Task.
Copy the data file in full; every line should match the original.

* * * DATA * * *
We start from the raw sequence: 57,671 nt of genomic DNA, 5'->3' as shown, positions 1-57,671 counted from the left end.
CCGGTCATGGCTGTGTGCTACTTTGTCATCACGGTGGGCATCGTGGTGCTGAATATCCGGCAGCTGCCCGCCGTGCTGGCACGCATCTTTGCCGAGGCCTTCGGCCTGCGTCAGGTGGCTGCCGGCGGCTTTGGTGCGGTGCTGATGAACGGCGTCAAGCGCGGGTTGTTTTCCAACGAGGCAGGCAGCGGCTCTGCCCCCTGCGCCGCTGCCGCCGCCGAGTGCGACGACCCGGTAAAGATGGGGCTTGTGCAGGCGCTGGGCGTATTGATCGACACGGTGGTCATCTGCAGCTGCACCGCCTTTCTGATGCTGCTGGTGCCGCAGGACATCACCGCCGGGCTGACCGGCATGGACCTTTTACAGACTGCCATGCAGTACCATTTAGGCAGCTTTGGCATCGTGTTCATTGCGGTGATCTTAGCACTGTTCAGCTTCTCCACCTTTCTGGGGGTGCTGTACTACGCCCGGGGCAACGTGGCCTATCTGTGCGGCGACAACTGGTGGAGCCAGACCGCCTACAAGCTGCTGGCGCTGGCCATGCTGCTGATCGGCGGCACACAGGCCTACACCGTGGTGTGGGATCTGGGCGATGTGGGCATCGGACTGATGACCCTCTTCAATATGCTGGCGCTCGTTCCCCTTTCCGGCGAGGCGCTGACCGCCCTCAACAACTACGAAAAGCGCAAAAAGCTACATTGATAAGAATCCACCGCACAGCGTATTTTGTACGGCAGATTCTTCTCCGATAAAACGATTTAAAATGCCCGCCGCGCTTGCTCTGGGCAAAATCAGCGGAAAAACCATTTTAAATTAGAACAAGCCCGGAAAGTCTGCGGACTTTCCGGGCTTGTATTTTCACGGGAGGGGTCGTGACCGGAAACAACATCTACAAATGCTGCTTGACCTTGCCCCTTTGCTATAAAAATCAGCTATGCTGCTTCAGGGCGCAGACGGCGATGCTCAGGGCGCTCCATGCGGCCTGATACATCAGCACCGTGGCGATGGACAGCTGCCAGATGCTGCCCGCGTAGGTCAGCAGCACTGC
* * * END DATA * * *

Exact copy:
We start from the raw sequence: 57,671 nt of genomic DNA, 5'->3' as shown, positions 1-57,671 counted from the left end.
CCGGTCATGGCTGTGTGCTACTTTGTCATCACGGTGGGCATCGTGGTGCTGAATATCCGGCAGCTGCCCGCCGTGCTGGCACGCATCTTTGCCGAGGCCTTCGGCCTGCGTCAGGTGGCTGCCGGCGGCTTTGGTGCGGTGCTGATGAACGGCGTCAAGCGCGGGTTGTTTTCCAACGAGGCAGGCAGCGGCTCTGCCCCCTGCGCCGCTGCCGCCGCCGAGTGCGACGACCCGGTAAAGATGGGGCTTGTGCAGGCGCTGGGCGTATTGATCGACACGGTGGTCATCTGCAGCTGCACCGCCTTTCTGATGCTGCTGGTGCCGCAGGACATCACCGCCGGGCTGACCGGCATGGACCTTTTACAGACTGCCATGCAGTACCATTTAGGCAGCTTTGGCATCGTGTTCATTGCGGTGATCTTAGCACTGTTCAGCTTCTCCACCTTTCTGGGGGTGCTGTACTACGCCCGGGGCAACGTGGCCTATCTGTGCGGCGACAACTGGTGGAGCCAGACCGCCTACAAGCTGCTGGCGCTGGCCATGCTGCTGATCGGCGGCACACAGGCCTACACCGTGGTGTGGGATCTGGGCGATGTGGGCATCGGACTGATGACCCTCTTCAATATGCTGGCGCTCGTTCCCCTTTCCGGCGAGGCGCTGACCGCCCTCAACAACTACGAAAAGCGCAAAAAGCTACATTGATAAGAATCCACCGCACAGCGTATTTTGTACGGCAGATTCTTCTCCGATAAAACGATTTAAAATGCCCGCCGCGCTTGCTCTGGGCAAAATCAGCGGAAAAACCATTTTAAATTAGAACAAGCCCGGAAAGTCTGCGGACTTTCCGGGCTTGTATTTTCACGGGAGGGGTCGTGACCGGAAACAACATCTACAAATGCTGCTTGACCTTGCCCCTTTGCTATAAAAATCAGCTATGCTGCTTCAGGGCGCAGACGGCGATGCTCAGGGCGCTCCATGCGGCCTGATACATCAGCACCGTGGCGATGGACAGCTGCCAGATGCTGCCCGCGTAGGTCAGCAGCACTGC